on Facebook for March 6 EKK Monday; mahalo to Tashi:
Guess who is coming to EKK?

Statistics and data may sound boring to some, but surely not for those of us who are presenting EKK for our community enjoyment! Thanks to the willingness of our participants to let us know where they are from and how they found out about EKK, we can share some interesting tidbits with you:

Moving to higher places:  Few years ago, our participants divulged the fact that they learned about EKK while in the resort hot tubs. This year our participants found out about EKK while driving by and seeing the roadside banner, while standing in the elevator, while shopping at the Farmers Market, while visiting our local Kaua’i Museum, and best of all….while attending CHURCH!  Yes, folks like to share the wonderful program called E Kanikapila Kakou with our visitors.  EKK is in your face!

Each week when we ask the first timers to stand up about one-fourth of the audience stands up; many of these first timers come back next year or in some future visit looking around for EKK so they might again enjoy the great feeling of Aloha they experienced. By far, the biggest “salespersons” for EKK are family, friends and previous participants who want to make sure their ‘ohana does not miss out on a great thing.

Also wonderful to share is that the largest block of audience is still the folks that live on Kauai — from Ha’ena to Koke’e, they make the weekly trek to Kaua’i Beach Resort to enjoy the best Hawaiian music program in the state.

photo by Anne E. O'Malley











K F C Finger Lickin’ Good Music

Who better to take us back to the music of old Hawai’i than the KFC team of Keith Haugen, Frank Uehara and Carmen U’ilani as they tried to squeeze a hundred songs into their two-hour program and managed to reach about a fourth of their goal.

Performing for decades in Honolulu, Keith and Carmen Haugen together must have sung many thousands of songs in their musical career. Their repertoire of 500 – 600 songs helped them to do 4 – 5 hour gigs. They have teamed up with pakini player Frank Uehara’s whose ingenious black five-gallon plastic barrel has been elevated to a viable percussive instrument as he is able to play actual notes on his drum. In addition to knowing choke songs, Keith also knows in-depth background on just about every song he sings, so you get a lot of background whenever he performs.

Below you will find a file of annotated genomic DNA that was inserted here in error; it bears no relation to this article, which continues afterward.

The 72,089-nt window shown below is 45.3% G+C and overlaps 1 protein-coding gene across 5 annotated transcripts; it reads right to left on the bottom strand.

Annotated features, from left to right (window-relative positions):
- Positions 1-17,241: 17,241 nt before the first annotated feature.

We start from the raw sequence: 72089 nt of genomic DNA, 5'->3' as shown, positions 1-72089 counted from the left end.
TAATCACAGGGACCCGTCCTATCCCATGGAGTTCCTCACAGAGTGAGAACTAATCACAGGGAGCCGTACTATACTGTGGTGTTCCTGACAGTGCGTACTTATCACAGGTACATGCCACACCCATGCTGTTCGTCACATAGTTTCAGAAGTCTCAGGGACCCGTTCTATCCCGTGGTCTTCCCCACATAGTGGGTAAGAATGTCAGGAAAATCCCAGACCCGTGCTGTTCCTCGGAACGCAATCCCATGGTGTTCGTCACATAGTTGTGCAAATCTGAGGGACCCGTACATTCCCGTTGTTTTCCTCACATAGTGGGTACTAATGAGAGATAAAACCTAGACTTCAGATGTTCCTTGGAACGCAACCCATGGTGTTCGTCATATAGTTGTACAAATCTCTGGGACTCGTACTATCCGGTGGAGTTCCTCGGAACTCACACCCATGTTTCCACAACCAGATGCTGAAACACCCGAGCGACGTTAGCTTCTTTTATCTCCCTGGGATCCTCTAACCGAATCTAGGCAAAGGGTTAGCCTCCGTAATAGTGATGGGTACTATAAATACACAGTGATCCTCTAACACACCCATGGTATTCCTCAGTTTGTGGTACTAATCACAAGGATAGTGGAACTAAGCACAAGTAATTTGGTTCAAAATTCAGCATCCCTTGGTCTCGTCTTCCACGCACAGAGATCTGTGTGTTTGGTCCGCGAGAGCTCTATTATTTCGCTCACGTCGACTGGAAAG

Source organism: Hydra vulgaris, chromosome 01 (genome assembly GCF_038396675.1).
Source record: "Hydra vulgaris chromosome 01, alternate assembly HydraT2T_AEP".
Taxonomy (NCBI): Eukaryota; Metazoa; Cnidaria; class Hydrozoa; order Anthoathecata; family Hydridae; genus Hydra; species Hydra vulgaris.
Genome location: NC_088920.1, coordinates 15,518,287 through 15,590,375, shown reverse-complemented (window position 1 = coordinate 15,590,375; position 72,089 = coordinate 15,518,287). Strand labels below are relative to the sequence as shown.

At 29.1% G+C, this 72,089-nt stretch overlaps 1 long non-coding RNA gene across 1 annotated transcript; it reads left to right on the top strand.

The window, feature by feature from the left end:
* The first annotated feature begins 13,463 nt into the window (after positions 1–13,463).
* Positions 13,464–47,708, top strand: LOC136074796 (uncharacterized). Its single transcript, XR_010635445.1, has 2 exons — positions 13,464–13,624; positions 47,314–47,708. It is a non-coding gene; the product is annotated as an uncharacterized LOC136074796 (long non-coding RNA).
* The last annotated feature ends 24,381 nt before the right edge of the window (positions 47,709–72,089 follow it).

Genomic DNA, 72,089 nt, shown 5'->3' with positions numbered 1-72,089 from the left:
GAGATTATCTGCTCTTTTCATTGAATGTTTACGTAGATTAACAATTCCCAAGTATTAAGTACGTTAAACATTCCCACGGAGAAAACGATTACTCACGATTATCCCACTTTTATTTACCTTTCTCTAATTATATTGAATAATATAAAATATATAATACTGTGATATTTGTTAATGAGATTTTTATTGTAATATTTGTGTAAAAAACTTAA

He loves to open his program with Koke’e by Dennis Kamakahi, who he regards as one of the all-time top-ranking greats in composing Hawaiian music.  We were so fortunate that we could open the 2012 EKK season with a concert by the prolific Kamakahi and Stephen Inglis.

Ali’i Poe by Reverend William Maka’ehu, taught to the ‘ukulele circle, is about the composer’s love affair in Nawiliwili. Keith points out that the lovers’ trysts in the shelter of calla lily plants meant that they were either very small people or they were meeting in a supine position.  When KFC performed it once in Waikiki, a woman came up to Keith after the show and said, “Thank you for not mentioning my mother’s name.” Whatever the background, the song was beautiful as Carmen spoke the English translation as Keith sang the Hawaiian lyrics translated by Aunty Alice Namakelua, well known authority of Hawaiian language.

Keith at one time researched every single hapa-haole song and tried to find a subject that was not written about and he came up with Brown Skin Woman, one of many songs written about Carmen. When they harmonize, it’s really quite beautiful. Keith often receives songs from friends; one that he especially liked, ‘Ukulele Lady  by Richard Whiting and Gus Kahn, became one of their CD titles with Carmen featured on the cover; there are many ‘ukulele ladies around the state now.

One of his favorite Hawaiian songs He Nani Molokai by Ida Hanakahi is written in the old Hawaiian style where the composer takes you on a musical tour around the island always moving in the same direction. For the island of ‘Oahu he sang a song about the Ko’olau mountains sleeping peacefully now.

Keith took the time to commend KKCR Radio for doing such a wonderful job supporting arts and culture and GIAC and talked about the Monday morning phone interview with Linda Lester. Not being able to leave his sixth graders in Hawaiian language class, he asked them all to be very quiet, which they did, and when Keith got off the phone, everyone asked, “What did she say?”  Every Monday morning at 8:00, Linda interviews the EKK musicians for that evening.  Mahalo!